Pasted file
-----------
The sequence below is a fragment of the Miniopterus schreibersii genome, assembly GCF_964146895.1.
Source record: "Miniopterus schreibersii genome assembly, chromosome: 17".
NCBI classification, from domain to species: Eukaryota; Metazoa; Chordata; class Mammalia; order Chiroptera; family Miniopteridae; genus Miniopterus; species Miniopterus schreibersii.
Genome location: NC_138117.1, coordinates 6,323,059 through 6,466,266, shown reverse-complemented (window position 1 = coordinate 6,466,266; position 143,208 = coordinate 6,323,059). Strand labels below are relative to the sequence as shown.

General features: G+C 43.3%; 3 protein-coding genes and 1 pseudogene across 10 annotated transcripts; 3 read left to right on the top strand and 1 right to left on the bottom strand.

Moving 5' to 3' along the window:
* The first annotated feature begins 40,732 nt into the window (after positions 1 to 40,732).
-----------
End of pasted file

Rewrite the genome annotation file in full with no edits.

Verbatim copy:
The sequence below is a fragment of the Miniopterus schreibersii genome, assembly GCF_964146895.1.
Source record: "Miniopterus schreibersii genome assembly, chromosome: 17".
NCBI classification, from domain to species: Eukaryota; Metazoa; Chordata; class Mammalia; order Chiroptera; family Miniopteridae; genus Miniopterus; species Miniopterus schreibersii.
Genome location: NC_138117.1, coordinates 6,323,059 through 6,466,266, shown reverse-complemented (window position 1 = coordinate 6,466,266; position 143,208 = coordinate 6,323,059). Strand labels below are relative to the sequence as shown.

General features: G+C 43.3%; 3 protein-coding genes and 1 pseudogene across 10 annotated transcripts; 3 read left to right on the top strand and 1 right to left on the bottom strand.

Moving 5' to 3' along the window:
* The first annotated feature begins 40,732 nt into the window (after positions 1 to 40,732).